This winter, Oxford’s North Wall Arts Centre houses cold and wintry scenes, as paintings by Oxfordshire Artweeks’ Jane Duff hang on the crisp white walls. Creation Theatre Company present The Snow Queen in the auditorium in their magical and ever-inventive style.
With live music on stage, a small and versatile cast tell the traditional tale of two children, Gerda and her best friend Kai who has gone missing. With a knapsack and song, Gerda travels through shards of mirror into Lapland’s frozen landscape, on her quest to rescue Kai from the Snow Queen taking her past wild roses and over rivers. It’s a dangerous snow-rich journey that artist Jane can imagine more than most of us.
Jane spent her childhood on the edge of Snowdonia, describing an idyllic existence in which she was largely left to her own devices, riding her bike or climbing hills with a dog as her faithful companion. “I had an intense love for mountains since I was very young and got to know Snowdonia like the back of my hand,” she laughs. “We lived near a fantastic mountain and so we were also manic sledgers: if it snowed, we’d be up at dawn and out all day!”
Family holidays were spent in a small caravan by local beaches on the Lleyn peninsula or on the moors, but when Jane reached university her horizons shifted: hearing the adventures of a fellow student who’d spent the summer driving from London to Kathmandu in an old van, she was fascinated by the idea of walking in Nepal.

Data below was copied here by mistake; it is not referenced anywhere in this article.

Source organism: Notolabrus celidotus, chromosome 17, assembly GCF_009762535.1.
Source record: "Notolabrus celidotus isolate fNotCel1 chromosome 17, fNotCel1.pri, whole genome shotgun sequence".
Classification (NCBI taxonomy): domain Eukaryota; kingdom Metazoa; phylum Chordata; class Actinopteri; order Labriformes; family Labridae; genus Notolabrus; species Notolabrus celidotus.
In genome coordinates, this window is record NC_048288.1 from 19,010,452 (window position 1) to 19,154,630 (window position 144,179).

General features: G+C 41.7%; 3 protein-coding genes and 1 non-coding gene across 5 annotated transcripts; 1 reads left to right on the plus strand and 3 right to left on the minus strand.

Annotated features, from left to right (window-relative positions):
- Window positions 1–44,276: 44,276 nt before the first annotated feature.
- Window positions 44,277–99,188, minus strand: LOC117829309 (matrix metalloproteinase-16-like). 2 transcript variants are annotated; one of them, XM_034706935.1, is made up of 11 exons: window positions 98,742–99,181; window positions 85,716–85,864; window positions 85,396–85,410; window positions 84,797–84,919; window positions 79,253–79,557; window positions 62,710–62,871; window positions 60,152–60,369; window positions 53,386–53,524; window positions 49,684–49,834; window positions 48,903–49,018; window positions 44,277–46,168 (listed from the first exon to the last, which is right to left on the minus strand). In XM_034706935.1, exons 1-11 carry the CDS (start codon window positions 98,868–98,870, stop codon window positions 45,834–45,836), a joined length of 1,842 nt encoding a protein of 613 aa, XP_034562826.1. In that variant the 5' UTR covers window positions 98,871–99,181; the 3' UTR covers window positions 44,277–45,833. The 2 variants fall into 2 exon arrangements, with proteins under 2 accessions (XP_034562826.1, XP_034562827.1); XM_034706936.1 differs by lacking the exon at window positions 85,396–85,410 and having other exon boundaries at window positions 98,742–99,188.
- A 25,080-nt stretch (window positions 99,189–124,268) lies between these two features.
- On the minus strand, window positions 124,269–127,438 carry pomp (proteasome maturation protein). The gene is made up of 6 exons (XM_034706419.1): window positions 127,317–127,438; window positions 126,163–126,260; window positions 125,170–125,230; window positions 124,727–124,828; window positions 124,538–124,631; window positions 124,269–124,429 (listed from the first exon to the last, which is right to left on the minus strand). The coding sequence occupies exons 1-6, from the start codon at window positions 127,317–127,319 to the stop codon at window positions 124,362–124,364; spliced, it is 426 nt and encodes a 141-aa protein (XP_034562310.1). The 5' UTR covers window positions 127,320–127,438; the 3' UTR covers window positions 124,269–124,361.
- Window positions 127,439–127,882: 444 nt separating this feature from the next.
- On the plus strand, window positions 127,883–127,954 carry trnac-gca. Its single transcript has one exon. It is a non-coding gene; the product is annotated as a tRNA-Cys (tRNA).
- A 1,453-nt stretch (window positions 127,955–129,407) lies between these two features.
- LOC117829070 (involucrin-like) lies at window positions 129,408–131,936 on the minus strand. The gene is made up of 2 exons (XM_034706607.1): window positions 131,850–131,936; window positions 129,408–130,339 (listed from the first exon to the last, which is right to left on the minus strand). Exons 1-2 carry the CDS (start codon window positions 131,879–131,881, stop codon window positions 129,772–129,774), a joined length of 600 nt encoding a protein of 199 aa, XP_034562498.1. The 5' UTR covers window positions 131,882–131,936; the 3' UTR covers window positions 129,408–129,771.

As a result, she spent much of her early twenties high in the Himalayas. First trekking and camping alone, walking in eastern Nepal then to the Annapurna sanctuary and the Annapurna Circuit – a 230 km route which rings a mountain range in central Nepal. Until becoming a guide herself, taking groups for 3-4 weeks at a time through magnificent peaks, forests and paddy fields, leading yaks up and down the mountains, and cooking on kerosene stoves rather than wood to avoid contributing to the Nepalese problem of Himalayan deforestation. On her return to the UK a few years later, she moved to South Oxfordshire, taking a job as an art editor at OUP, then working as a freelance photo editor in the UK and then at Times Editions in Singapore.
“At that time,” she smiles, “my passion was photography and although I developed a good eye for composition: it wasn’t for many years that I turned my hand to drawing and painting. I wasn’t really an art enthusiast or even a regular visitor to art galleries. Then had a life-changing moment at an exhibition in Beard Mill in Stanton Harcourt during Oxfordshire Artweeks fifteen years ago when I suddenly became interested. I was very taken by a large pencil drawing of crack Willows on the Thames by Steve Empson. It was his striking composition and clear appreciation and observation of the natural world which struck me. He was offering art classes in Marsh Baldon and so I signed up. I also then learnt to paint.”